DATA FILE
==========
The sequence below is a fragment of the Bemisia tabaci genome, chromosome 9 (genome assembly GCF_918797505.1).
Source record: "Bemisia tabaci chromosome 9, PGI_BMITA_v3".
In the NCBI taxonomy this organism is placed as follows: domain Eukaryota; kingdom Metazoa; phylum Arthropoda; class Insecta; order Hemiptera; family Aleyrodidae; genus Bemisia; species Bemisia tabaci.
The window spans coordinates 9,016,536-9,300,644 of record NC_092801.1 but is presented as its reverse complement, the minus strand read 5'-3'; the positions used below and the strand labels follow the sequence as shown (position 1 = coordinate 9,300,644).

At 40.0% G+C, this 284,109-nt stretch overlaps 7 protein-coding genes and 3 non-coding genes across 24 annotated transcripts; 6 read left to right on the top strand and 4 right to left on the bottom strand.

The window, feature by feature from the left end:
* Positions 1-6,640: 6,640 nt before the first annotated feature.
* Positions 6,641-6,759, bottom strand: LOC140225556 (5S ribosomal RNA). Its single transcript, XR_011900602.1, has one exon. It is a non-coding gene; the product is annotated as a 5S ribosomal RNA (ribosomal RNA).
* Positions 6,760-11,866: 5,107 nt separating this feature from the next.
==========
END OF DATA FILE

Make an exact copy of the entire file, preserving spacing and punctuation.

The sequence below is a fragment of the Bemisia tabaci genome, chromosome 9 (genome assembly GCF_918797505.1).
Source record: "Bemisia tabaci chromosome 9, PGI_BMITA_v3".
In the NCBI taxonomy this organism is placed as follows: domain Eukaryota; kingdom Metazoa; phylum Arthropoda; class Insecta; order Hemiptera; family Aleyrodidae; genus Bemisia; species Bemisia tabaci.
The window spans coordinates 9,016,536-9,300,644 of record NC_092801.1 but is presented as its reverse complement, the minus strand read 5'-3'; the positions used below and the strand labels follow the sequence as shown (position 1 = coordinate 9,300,644).

At 40.0% G+C, this 284,109-nt stretch overlaps 7 protein-coding genes and 3 non-coding genes across 24 annotated transcripts; 6 read left to right on the top strand and 4 right to left on the bottom strand.

The window, feature by feature from the left end:
* Positions 1-6,640: 6,640 nt before the first annotated feature.
* Positions 6,641-6,759, bottom strand: LOC140225556 (5S ribosomal RNA). Its single transcript, XR_011900602.1, has one exon. It is a non-coding gene; the product is annotated as a 5S ribosomal RNA (ribosomal RNA).
* Positions 6,760-11,866: 5,107 nt separating this feature from the next.